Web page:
Since mobile has become the norm, it’s important to make sure that websites are optimized for mobile; the user experience on a mobile device should the same if not better, than on a computer. Before choosing the type of mobile site that would suit your business, it’s important to know the differences between the available options. Mobile websites are placed in the following categories:
- Mobile Friendly: This is usually the generic default to most websites. The website will look the exact same on mobile as it would on a computer. The website will operate fine but the user experience is inadequate; text will be small, hard to read and users will have to pinch/zoom to see parts of the site. Although this is not ideal, users will be able to navigate the website with some inconveniences.
- Adaptive: An adaptive design will re-arrange your site based on predefined screen sizes (mobile, tablet and desktop) by “re-stacking” visual elements. There will generally not be any changes to your site apart from the content being shifted to better fit the size of the screen.
- Responsive: A responsive website analyzes the specific device and changes the content to fit. The website is always checking for the dimensions of the device and will shift the content based on the screen (or window) size. If you were browsing a responsive site on a computer and you changed the window size the website would be changing at the exact same time.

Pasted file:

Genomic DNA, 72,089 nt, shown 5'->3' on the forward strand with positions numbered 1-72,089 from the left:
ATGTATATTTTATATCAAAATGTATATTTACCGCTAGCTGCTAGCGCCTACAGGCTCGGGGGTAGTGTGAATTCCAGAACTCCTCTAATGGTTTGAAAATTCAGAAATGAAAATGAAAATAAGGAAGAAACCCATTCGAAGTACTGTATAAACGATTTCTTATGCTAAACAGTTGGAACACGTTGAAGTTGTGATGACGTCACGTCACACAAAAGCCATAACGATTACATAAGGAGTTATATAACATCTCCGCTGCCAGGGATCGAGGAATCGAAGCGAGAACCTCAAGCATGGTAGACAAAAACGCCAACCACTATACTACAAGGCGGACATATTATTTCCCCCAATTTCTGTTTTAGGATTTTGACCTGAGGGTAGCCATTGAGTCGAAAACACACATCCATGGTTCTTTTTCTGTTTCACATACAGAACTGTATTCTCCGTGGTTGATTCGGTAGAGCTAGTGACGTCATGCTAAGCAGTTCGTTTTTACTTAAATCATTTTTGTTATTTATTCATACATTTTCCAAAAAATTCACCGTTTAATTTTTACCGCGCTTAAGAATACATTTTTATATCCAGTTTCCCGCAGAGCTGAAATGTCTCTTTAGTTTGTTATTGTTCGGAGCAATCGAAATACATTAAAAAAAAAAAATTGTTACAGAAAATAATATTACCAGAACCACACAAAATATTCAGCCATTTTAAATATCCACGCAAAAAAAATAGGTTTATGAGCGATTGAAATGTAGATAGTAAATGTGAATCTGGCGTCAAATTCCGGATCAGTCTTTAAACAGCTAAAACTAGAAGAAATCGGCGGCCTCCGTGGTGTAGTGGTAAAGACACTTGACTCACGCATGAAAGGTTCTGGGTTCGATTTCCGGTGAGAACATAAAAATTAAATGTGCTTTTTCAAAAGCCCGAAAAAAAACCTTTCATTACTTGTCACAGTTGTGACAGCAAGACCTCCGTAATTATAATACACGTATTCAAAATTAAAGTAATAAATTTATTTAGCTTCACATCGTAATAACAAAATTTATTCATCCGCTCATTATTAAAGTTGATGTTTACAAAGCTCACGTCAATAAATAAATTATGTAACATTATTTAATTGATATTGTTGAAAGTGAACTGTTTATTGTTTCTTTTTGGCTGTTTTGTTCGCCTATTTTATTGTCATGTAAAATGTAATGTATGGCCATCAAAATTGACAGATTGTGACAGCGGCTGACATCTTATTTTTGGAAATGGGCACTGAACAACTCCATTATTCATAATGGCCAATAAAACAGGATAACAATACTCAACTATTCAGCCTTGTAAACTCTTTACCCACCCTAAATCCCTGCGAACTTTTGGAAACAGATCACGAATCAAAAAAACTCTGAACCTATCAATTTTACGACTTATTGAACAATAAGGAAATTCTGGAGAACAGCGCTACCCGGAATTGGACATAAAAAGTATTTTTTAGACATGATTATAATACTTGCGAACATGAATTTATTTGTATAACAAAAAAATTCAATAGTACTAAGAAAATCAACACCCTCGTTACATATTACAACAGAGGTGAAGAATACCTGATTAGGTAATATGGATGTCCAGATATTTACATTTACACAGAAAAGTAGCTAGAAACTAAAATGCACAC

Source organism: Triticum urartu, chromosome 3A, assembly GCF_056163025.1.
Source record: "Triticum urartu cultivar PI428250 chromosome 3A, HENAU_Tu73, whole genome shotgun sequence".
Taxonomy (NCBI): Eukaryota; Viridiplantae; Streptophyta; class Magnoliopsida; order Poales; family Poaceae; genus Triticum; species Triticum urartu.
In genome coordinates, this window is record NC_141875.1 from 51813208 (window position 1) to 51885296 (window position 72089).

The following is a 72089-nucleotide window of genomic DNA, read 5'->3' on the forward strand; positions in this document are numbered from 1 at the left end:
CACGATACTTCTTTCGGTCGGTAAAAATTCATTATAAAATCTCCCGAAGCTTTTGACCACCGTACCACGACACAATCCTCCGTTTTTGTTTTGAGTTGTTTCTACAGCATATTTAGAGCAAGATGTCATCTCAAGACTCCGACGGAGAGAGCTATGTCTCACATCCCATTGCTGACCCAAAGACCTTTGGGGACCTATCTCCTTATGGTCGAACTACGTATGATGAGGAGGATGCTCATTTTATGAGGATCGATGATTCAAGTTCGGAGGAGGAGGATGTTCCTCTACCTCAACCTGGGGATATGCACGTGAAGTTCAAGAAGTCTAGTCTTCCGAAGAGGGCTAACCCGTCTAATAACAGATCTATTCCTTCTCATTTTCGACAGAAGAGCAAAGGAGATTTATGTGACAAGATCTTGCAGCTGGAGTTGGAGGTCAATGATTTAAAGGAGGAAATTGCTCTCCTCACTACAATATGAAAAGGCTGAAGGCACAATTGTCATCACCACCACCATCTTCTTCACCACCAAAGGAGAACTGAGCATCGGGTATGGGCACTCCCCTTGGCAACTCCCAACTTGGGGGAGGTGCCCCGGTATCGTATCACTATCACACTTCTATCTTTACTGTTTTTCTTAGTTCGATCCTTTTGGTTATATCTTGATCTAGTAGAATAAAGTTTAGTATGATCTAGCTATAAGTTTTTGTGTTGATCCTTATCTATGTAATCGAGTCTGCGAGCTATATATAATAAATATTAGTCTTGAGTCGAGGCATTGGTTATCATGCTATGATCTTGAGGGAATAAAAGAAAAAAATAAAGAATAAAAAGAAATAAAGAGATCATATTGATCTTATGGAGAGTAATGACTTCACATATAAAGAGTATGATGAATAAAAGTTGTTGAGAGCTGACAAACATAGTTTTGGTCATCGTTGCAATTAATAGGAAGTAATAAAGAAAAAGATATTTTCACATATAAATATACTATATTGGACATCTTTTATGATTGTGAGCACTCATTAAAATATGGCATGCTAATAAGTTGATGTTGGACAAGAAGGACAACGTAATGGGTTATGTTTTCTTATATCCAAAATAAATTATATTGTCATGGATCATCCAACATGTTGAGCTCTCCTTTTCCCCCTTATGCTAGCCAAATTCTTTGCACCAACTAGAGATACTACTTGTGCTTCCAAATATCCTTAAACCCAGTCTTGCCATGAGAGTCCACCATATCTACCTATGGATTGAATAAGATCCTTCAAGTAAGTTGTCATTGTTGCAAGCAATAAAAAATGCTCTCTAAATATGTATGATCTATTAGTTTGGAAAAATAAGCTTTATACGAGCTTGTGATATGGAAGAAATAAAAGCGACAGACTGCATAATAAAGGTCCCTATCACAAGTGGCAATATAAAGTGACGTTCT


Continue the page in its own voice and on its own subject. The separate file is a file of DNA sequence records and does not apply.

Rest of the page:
- Experience: An experience mobile site is specifically formatted for each device. Depending on the device you are using, you could be seeing content formatted completely different, content could disappear or new content could be added. Experience websites are developed primarily for mobile.
- Native: Native websites are essentially apps. Usually these will be built separate from the website but will be redirected to and offered when on mobile. Apps allow for a lot of interactivity that is not available on websites. Native websites/apps usually serve a specific purpose and are a standalone addition that will complement your website.
Although some of these website models slightly differ, they all have a specific use that can benefit your business when used properly. Think of your target audience. Who is visiting your website? Are they primarily visiting on mobile or desktop? Does your demographic and content call for a complex mobile site?